foreign import ccall "string.h strlen"  
   cstrlen :: Ptr CChar -> IO CSize

introduces the function cstrlen, which invokes the external function strlen using the standard C calling convention. Some external entities can be imported as pure functions; for example,

foreign import ccall "math.h sin"  
   sin :: CDouble -> CDouble.

Such a declaration asserts that the external entity is a true function; i.e., when applied to the same argument values, it always produces the same result.

Whether a particular form of external entity places a constraint on the Haskell type with which it can be imported is defined in Section 8.5. Although, some forms of external entities restrict the set of Haskell types that are permissible, the system can generally not guarantee the consistency between the Haskell type given in an import declaration and the argument and result types of the external entity. It is the responsibility of the programmer to ensure this consistency.

Optionally, an import declaration can specify, after the calling convention, the safety level that should be used when invoking an external entity. A safe call is less efficient, but guarantees to leave the Haskell system in a state that allows callbacks from the external code. In contrast, an unsafe call, while carrying less overhead, must not trigger a callback into the Haskell system. If it does, the system behaviour is undefined. The default for an invocation is to be safe. Note that a callback into the Haskell system implies that a garbage collection might be triggered after an external entity was called, but before this call returns. Consequently, objects other than stable pointers (cf. Section 36) may be moved or garbage collected by the storage manager.

8.4.4 Export Declarations

The general form of export declarations is foreign export c e v :: t Such a declaration enables external access to v, which may be a value, field name, or class method that is declared on the top-level of the same module or imported. Moreover, the Haskell system defines the external entity described by the string e, which may be used by external code using the calling convention c; an external invocation of the external entity e is translated into evaluation of v. The type t must be an instance of the type of v. For example, we may have

foreign export ccall "addInt"   (+) :: Int   -> Int   -> Int  
foreign export ccall "addFloat" (+) :: Float -> Float -> Float

If an evaluation triggered by an external invocation of an exported Haskell value returns with an exception, the system behaviour is undefined. Thus, Haskell exceptions have to be caught within Haskell and explicitly marshalled to the foreign code.

8.5 Specification of External Entities

Each foreign declaration has to specify the external entity that is accessed or provided by that declaration. The syntax and semantics of the notation that is required to uniquely determine an external entity depends heavily on the calling convention by which this entity is accessed. For example, for the calling convention ccall, a global label is sufficient. However, to uniquely identify a method in the calling convention jvm, type information has to be provided. For the latter, there is a choice between the Java source-level syntax of types and the syntax expected by JNI—but, clearly, the syntax of the specification of an external entity depends on the calling convention and may be non-trivial.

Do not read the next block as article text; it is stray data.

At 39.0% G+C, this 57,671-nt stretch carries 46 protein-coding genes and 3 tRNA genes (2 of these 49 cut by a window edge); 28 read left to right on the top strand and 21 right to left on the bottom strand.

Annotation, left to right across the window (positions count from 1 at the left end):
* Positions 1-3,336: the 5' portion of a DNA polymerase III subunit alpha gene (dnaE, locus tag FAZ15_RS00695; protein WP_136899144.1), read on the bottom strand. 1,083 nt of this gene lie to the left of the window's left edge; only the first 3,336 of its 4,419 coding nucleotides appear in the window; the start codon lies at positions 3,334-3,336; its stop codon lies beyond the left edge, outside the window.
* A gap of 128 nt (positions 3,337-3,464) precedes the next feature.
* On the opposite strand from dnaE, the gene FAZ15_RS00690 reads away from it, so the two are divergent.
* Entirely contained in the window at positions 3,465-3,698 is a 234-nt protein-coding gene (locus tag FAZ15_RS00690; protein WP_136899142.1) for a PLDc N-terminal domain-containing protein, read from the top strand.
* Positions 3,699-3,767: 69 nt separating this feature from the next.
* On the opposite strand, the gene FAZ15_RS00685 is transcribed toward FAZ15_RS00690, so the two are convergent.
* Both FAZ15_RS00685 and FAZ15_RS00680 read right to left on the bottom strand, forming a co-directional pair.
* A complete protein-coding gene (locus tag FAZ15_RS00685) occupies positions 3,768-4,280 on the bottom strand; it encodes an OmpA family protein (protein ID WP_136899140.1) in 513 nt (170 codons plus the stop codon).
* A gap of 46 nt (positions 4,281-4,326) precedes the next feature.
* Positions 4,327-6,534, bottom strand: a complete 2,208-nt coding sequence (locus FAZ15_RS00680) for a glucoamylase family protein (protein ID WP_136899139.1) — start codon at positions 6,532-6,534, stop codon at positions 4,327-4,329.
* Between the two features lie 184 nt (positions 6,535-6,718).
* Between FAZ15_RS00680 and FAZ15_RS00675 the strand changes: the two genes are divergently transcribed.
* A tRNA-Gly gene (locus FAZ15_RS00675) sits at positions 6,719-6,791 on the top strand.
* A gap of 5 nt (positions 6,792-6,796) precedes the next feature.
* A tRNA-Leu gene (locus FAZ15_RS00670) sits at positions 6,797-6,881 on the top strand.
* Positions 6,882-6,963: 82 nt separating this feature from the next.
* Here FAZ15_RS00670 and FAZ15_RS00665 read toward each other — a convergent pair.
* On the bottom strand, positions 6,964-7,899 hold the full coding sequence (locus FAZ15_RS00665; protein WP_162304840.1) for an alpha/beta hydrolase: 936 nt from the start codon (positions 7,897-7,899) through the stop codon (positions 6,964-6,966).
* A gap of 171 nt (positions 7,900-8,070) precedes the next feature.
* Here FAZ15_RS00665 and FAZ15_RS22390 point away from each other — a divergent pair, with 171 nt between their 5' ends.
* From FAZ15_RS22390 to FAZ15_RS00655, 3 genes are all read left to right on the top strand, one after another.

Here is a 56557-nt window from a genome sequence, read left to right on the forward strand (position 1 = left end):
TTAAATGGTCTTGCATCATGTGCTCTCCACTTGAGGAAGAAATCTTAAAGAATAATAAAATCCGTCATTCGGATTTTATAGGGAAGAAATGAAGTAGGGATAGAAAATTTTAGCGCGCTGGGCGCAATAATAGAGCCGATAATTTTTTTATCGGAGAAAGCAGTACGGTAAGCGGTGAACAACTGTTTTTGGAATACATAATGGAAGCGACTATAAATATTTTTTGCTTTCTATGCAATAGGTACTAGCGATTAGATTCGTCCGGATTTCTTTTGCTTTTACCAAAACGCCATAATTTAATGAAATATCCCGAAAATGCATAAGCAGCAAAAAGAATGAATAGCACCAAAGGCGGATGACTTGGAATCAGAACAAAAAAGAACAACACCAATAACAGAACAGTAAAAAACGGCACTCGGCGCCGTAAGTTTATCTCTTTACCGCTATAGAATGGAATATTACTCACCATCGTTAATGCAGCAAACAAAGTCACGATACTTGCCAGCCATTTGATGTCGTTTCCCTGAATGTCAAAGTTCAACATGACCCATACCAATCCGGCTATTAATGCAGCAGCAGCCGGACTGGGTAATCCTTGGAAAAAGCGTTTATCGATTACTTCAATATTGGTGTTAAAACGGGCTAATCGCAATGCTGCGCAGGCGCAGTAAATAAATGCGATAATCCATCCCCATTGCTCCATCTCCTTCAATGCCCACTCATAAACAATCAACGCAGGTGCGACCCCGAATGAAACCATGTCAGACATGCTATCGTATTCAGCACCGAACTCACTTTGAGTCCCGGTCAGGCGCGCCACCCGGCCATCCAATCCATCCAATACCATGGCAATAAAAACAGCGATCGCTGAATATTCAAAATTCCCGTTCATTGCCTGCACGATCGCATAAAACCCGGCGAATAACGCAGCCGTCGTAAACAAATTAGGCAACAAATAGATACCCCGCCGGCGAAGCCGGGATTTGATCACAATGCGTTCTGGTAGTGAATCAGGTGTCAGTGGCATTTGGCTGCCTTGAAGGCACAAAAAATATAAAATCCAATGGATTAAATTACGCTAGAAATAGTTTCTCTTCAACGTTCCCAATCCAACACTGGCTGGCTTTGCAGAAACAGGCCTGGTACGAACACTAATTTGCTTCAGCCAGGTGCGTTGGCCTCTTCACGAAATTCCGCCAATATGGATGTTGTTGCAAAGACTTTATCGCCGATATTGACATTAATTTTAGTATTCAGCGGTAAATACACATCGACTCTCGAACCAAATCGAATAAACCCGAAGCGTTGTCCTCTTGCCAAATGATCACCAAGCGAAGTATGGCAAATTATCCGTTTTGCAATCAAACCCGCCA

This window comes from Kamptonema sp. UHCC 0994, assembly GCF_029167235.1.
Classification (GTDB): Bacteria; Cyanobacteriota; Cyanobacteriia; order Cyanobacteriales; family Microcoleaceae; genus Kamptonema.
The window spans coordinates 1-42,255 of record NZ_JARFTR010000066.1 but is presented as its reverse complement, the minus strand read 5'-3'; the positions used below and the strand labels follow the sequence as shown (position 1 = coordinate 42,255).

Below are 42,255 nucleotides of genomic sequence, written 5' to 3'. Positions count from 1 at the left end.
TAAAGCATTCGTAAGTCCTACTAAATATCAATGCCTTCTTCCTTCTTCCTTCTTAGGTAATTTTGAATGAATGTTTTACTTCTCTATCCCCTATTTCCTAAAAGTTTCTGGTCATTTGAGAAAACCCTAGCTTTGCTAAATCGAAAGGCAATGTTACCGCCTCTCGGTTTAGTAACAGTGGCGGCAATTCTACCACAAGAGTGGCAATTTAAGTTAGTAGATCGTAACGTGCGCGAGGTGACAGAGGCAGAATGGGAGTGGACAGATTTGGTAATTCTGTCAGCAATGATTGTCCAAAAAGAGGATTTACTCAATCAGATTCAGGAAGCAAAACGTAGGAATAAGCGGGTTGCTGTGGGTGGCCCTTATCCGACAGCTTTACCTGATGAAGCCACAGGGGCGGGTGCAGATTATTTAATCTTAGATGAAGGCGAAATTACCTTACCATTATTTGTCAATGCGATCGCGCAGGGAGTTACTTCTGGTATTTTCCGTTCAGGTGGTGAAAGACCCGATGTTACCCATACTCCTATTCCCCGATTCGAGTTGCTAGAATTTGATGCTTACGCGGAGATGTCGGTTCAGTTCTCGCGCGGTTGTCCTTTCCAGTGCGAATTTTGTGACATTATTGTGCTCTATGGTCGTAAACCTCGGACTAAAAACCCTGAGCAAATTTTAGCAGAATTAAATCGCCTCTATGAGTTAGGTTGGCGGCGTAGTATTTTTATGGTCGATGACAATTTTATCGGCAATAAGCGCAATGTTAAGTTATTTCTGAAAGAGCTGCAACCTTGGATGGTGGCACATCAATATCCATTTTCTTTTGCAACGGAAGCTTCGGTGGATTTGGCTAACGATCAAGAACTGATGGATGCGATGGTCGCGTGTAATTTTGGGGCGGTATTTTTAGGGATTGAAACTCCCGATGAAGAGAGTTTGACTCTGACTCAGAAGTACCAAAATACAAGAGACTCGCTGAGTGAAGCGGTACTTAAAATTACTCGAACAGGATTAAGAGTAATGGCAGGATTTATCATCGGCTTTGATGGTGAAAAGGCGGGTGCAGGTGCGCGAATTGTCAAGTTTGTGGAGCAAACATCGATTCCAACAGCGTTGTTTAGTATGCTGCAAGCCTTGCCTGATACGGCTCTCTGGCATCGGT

Consequently, the FFI does not fix a general syntax for denoting external entities, but requires both impent and expent to take the form of a Haskell string literal. The formation rules for the values of these strings depend on the calling convention and a Haskell system implementing a particular calling convention will have to parse these strings in accordance with the calling convention.

Defining impent and expent to take the form of a string implies that all information that is needed to statically analyse the Haskell program is separated from the information needed to generate the code interacting with the foreign language. This is, in particular, helpful for tools processing Haskell source code. When ignoring the entity information provided by impent or expent, foreign import and export declarations are still sufficient to infer identifier definition and use information as well as type information.

For more complex calling conventions, there is a choice between the user-level syntax for identifying entities (e.g., Java or C++) and the system-level syntax (e.g., the type syntax of JNI or mangled C++, respectively). If such a choice exists, the user-level syntax is preferred. Not only because it is more user friendly, but also because the system-level syntax may not be entirely independent of the particular implementation of the foreign language.

The following defines the syntax for specifying external entities and their semantics for the calling conventions ccall and stdcall. Other calling conventions from Table 8.1 are expected to be defined in future versions of Haskell.

8.5.1 Standard C Calls

The following defines the structure of external entities for foreign declarations under the ccall calling convention for both import and export declarations separately. Afterwards additional constraints on the type of foreign functions are defined.

The FFI covers only access to C functions and global variables. There are no mechanisms to access other entities of C programs. In particular, there is no support for accessing pre-processor symbols from Haskell, which includes #defined constants. Access from Haskell to such entities is the domain of language-specific tools, which provide added convenience over the plain FFI as defined here.